Money & Banking

Srei Infra to focus on co-lending, leasing to scale up revenue

Kolkata | Updated on November 18, 2019 Published on November 18, 2019

Awaits clarity on converting into a bank

Srei Infrastructure Finance, which is exploring the possibility of converting into a bank to give the much-needed push to its business, is awaiting for regulatory clarity on the same. Meanwhile, it will focus on leasing and co-lending businesses to scale up its revenue.

According to Sunil Kanoria, Vice-Chairman, Srei, it is exploring the possibility of entering into a partnership for its asset financing and leasing business.

“We had attempted that (converting into a bank) in the past….we will be open to look at it if the regulatory system allows that. But at the moment, not assuming anything of that sort happens, we have to put our house in order and that is what we are working on for the last one year,” Kanoria told BusinessLine.

With a view to consolidating its lending operations into one entity, Srei Infrastructure Finance had recently hived off its lending business into subsidiary company, Srei Equipment Finance. The aim was to grow the equipment finance business and reduce the infrastructure loan portfolio.

The move would also help Srei Equipment attract strategic investors and prepare the company for conversion into a bank, as and when the Reserve Bank of India decides to allow systematically important NBFCs to convert into banks, the company had said earlier.

Merging NBFC into a bank would help mitigate the systemic risk and also aid in scaling up growth.

Citing instances of some NBFCs such as Capital First, which merged with IDFC Bank, and Gruh Finance, which is set to be merged into Bandhan Bank, he said the regulator should proactively push it just like the government pushed the merger of public sector banking system to strengthen them and rationalise the cost structure.

“An NBFC is like a caterpillar and a bank is a butterfly, so if you have to fly you have to transform into a butterfly and the ecosystem should allow that transformation,” he said.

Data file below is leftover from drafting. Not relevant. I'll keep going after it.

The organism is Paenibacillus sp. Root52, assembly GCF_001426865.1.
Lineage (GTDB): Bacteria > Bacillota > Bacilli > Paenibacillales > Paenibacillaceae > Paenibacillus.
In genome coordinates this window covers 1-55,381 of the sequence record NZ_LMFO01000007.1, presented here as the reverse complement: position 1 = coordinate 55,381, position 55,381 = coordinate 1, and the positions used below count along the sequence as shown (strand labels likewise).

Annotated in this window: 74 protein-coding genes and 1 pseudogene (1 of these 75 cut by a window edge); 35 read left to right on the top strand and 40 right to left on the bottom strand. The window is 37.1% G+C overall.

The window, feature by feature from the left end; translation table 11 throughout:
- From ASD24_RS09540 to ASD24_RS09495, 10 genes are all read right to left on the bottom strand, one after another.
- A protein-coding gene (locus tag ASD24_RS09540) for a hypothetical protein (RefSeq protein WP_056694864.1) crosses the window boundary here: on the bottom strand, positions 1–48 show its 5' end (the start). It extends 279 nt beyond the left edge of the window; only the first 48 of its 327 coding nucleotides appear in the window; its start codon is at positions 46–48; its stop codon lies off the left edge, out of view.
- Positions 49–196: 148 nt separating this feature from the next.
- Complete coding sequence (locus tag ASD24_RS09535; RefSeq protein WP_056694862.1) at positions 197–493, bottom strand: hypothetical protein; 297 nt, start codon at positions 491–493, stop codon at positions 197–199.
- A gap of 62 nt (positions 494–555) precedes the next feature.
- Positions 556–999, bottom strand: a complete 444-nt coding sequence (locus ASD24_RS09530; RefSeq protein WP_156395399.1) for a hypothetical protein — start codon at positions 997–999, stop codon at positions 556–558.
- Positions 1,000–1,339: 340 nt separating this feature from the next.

Co-lendin business

Srei, which has been reducing its focus on infrastructure financing, would continue to sell assets, thereby releasing capital and focus more on asset financing and leasing business.

“We believe there is a strong value proposition for that (asset finance and leasing). We will look at partners, whether domestically or globally,” he said.

Srei Equipment had BNP Paribas as its JV partner till around 2015 after which it exited the JV in lieu of a 5 per cent stake in Srei Infrastructure.

Asset leasing, which was earlier not considered to be not a very lucrative business due to tax-related issues, is now a viable model. The company started growing its leasing portfolio after GST kicked in and has a book of around ₹6,000 crore, when compared with Srei Equipment’s AUM of around ₹46,500 crore. “We are building that (leasing business) up. At the moment we are facing challenges in regulatory environment, but if that ecosystem builds up I would love to write more leases. Our core focus would be to become a 90 per cent leasing company,” he said.

The co-lending model has also been picking up, and the company has tied up with as many as eight banks. From ₹40 croer to 50 crore a month in early February and March, the company is able to co-lend close to ₹200 crore every month. The aim would be to grow it to ₹1,000 crore a month in the next one year.

Published on November 18, 2019
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